The HITECH Act and Washington State

The Health Information Technology for Economic and Clinical Health Act, simply known as HITECH, is an extension of the Health Insurance Portability and Accountability Act of 1996 (HIPAA), which was the first federal legislation that addressed the protection and access of health information. HITECH, which was signed into law in 2009, allows patients to access their medical records in an affordable and easy manner.

HITECH applies to all healthcare providers, as long as they submit at least some transactions related to healthcare electronically, such as emailing a claim for payment to an insurance plan. In addition, HITECH also applies to all entities that either furnish, bill, or receive payment for healthcare in the normal course of their business, though the same electronic transaction requirement applies.

Under HITECH, a patient may request a copy of their medical records (referred to as “protected health information,” or PHI, within the Act) by simply sending a written request to the healthcare provider. No special form needs to be followed and there are no specific requirements that need to be met, except for the healthcare provider being able to reasonably verify the patient sending the request is the subject of the requested information. This can be achieved by providing a signature and a date of birth in the request. A healthcare provider has 30 days to respond to a request.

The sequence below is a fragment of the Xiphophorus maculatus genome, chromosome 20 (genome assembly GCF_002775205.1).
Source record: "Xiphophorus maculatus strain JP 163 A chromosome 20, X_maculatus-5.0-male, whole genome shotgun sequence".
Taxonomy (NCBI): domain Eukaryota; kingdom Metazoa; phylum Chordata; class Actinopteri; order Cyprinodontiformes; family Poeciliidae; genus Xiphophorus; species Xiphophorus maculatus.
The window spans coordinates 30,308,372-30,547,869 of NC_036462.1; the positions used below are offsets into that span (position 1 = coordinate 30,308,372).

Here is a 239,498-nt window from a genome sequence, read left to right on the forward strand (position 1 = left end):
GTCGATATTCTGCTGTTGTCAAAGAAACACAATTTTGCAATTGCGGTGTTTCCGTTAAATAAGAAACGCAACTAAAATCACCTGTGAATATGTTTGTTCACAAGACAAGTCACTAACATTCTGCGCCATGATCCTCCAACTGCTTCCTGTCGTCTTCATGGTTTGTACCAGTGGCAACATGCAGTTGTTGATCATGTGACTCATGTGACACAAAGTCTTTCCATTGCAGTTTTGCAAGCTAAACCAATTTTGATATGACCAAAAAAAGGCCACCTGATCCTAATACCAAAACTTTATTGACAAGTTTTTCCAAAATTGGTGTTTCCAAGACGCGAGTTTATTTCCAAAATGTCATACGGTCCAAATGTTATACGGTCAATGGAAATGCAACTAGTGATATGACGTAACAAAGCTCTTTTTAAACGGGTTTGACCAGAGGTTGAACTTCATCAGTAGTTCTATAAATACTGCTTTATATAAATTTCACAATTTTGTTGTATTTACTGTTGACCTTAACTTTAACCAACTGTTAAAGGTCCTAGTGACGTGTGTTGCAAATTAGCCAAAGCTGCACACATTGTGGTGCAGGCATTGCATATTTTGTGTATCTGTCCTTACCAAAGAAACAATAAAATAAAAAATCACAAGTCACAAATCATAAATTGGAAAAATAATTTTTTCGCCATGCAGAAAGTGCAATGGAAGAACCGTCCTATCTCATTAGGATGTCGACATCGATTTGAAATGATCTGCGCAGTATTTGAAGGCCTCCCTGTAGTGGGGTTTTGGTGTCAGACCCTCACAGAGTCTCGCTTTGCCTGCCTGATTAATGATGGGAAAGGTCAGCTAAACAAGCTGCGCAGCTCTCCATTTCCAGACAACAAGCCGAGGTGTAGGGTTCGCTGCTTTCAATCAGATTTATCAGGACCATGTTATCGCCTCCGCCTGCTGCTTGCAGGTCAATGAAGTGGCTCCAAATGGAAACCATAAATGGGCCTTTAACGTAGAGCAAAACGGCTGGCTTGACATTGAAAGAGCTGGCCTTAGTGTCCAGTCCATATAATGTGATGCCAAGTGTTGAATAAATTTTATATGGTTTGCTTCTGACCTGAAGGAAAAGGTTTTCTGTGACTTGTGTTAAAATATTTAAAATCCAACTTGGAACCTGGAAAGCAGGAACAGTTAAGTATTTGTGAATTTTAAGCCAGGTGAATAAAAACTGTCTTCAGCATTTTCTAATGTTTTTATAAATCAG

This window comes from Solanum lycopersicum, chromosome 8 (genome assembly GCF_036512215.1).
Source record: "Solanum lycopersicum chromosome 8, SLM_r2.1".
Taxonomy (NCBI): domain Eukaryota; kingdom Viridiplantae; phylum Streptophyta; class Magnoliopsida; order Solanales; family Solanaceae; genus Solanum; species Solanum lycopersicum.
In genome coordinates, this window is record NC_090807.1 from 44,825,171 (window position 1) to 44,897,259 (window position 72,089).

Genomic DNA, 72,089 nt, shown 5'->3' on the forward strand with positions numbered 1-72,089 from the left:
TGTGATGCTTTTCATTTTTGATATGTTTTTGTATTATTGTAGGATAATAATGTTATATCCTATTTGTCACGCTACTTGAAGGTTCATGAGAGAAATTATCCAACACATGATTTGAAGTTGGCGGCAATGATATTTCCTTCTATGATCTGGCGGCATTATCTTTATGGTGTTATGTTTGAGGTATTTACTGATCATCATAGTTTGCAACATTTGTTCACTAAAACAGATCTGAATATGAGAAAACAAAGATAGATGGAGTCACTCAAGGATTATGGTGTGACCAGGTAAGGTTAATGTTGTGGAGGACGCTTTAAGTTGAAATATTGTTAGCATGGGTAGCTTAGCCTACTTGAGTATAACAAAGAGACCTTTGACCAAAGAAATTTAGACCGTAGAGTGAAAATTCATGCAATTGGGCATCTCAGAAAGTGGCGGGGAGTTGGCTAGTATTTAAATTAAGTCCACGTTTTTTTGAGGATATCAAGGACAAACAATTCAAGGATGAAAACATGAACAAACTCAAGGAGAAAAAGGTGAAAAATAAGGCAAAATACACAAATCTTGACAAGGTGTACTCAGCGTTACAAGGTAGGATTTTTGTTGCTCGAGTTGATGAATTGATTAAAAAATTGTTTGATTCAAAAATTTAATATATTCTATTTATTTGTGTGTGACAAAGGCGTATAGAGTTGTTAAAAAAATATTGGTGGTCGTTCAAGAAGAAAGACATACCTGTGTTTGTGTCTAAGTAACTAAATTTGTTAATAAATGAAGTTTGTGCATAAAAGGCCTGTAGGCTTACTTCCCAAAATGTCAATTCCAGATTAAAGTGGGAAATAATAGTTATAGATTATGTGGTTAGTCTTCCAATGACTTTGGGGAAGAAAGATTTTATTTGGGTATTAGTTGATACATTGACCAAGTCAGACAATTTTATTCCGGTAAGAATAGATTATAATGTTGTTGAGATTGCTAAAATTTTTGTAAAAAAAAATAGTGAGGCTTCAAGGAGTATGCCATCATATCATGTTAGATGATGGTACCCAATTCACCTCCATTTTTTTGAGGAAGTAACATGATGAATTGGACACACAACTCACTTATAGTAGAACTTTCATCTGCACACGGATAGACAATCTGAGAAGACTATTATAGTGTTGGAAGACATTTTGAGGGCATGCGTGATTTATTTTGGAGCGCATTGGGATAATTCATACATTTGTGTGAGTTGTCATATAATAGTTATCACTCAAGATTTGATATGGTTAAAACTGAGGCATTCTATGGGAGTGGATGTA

Importantly, HITECH controls the cost of obtaining PHI. Specifically, the healthcare provider must provide the patient’s PHI at cost. This means that a healthcare provider cannot charge the per page fees allowed under Washington State law (WAC 246-08-400). In addition, a patient can request that their PHI be produced in an electronic format, which is quite useful for voluminous records and it usually costs only a few dollars. For example, most healthcare providers will produce PHI on a CD for about $6.50.

HITECH also allows for representatives of the patient, such as their attorney, to submit requests on their behalf. Consequently, an attorney should use HITECH requests when possible to save their client unnecessary expense.

Overall, HITECH is a vital tool for patients to access their PHI. For more detailed information regarding one’s rights under HIPAA and HITECH, please visit

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